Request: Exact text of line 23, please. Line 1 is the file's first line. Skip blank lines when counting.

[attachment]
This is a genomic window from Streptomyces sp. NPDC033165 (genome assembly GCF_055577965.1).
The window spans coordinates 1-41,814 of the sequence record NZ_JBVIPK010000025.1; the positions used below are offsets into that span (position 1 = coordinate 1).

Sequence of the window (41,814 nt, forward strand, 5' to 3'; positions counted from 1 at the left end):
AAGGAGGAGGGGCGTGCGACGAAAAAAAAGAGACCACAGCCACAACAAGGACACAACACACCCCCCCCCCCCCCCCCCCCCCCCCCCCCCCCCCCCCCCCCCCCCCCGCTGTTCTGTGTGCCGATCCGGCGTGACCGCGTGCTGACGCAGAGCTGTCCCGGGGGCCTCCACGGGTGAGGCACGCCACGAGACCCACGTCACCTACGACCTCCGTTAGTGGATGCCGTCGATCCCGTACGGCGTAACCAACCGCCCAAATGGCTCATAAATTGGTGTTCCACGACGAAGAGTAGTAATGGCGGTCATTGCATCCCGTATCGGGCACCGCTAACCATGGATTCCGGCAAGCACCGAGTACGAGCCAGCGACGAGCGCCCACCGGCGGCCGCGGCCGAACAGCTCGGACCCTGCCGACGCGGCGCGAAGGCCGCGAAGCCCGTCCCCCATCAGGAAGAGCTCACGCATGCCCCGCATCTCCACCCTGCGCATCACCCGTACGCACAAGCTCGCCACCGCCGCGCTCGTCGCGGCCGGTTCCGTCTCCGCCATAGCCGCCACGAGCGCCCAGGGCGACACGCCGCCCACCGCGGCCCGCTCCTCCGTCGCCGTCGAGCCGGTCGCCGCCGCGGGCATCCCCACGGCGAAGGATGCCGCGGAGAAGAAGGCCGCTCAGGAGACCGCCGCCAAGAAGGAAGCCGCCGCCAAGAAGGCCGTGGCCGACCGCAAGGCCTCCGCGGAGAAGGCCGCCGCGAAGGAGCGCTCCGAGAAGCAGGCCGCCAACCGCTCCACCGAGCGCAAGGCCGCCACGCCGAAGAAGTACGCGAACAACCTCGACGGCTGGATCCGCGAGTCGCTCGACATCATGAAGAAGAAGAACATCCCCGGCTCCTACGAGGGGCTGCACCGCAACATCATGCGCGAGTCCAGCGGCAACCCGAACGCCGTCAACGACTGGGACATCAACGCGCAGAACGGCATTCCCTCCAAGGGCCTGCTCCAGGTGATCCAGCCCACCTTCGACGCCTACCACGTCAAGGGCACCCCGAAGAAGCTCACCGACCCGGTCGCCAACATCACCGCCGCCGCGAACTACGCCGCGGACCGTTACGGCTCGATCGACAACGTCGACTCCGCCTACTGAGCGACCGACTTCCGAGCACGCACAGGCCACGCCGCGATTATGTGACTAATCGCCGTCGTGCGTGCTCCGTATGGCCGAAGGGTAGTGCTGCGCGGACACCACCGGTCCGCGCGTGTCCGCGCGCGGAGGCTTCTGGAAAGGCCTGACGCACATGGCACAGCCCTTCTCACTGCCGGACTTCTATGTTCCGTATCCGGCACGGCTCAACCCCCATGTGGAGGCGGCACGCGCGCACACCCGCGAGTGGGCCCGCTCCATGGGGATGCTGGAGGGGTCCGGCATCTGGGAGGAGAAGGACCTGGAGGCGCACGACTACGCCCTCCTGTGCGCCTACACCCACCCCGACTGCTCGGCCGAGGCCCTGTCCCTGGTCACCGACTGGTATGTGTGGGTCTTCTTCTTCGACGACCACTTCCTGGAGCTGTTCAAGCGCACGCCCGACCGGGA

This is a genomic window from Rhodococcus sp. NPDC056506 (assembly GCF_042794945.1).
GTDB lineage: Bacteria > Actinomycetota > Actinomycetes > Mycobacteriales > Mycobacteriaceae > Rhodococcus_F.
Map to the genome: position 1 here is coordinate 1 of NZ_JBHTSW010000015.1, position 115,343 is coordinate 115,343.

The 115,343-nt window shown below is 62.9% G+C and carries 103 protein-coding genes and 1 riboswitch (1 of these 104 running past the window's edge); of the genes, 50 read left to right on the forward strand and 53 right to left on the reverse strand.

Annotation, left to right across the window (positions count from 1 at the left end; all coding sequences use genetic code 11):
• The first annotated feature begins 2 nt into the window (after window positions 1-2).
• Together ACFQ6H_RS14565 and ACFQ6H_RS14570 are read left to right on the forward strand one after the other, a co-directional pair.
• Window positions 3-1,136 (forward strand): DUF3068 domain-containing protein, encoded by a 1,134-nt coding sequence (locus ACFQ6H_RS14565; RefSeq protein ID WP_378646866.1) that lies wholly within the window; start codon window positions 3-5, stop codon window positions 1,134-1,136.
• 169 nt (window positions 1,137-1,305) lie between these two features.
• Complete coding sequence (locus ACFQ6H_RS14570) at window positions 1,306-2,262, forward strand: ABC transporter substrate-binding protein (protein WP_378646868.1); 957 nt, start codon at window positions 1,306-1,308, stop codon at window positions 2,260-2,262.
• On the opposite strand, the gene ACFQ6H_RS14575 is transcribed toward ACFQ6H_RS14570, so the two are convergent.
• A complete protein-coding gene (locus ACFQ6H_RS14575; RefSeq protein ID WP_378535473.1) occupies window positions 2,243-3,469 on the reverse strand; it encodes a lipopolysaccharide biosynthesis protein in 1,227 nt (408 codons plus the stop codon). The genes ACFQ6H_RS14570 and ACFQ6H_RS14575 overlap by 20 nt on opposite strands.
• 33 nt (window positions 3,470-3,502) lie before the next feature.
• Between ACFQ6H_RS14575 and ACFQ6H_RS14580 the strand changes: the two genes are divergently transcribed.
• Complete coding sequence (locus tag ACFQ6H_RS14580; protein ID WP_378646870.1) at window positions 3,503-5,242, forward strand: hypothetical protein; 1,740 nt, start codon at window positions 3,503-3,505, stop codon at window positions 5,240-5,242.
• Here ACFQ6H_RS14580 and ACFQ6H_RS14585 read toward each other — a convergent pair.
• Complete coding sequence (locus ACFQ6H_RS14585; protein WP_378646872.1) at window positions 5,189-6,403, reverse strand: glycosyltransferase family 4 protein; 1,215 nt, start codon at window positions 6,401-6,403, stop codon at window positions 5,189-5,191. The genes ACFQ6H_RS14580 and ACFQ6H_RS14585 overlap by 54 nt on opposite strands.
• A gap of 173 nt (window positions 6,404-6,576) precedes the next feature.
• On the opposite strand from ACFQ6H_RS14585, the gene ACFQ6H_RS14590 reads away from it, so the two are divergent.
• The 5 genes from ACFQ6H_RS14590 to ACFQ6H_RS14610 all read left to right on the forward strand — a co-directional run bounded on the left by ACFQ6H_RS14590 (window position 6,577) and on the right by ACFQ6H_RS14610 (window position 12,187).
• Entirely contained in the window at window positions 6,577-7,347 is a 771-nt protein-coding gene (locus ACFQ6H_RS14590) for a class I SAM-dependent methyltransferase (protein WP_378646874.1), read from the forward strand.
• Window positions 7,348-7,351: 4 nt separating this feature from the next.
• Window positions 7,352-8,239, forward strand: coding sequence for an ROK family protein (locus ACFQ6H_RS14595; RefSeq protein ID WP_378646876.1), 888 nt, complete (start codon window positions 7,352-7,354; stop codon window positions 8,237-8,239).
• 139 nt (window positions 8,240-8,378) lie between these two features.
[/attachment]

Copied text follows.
• On the opposite strand from ACFQ6H_RS14585, the gene ACFQ6H_RS14590 reads away from it, so the two are divergent.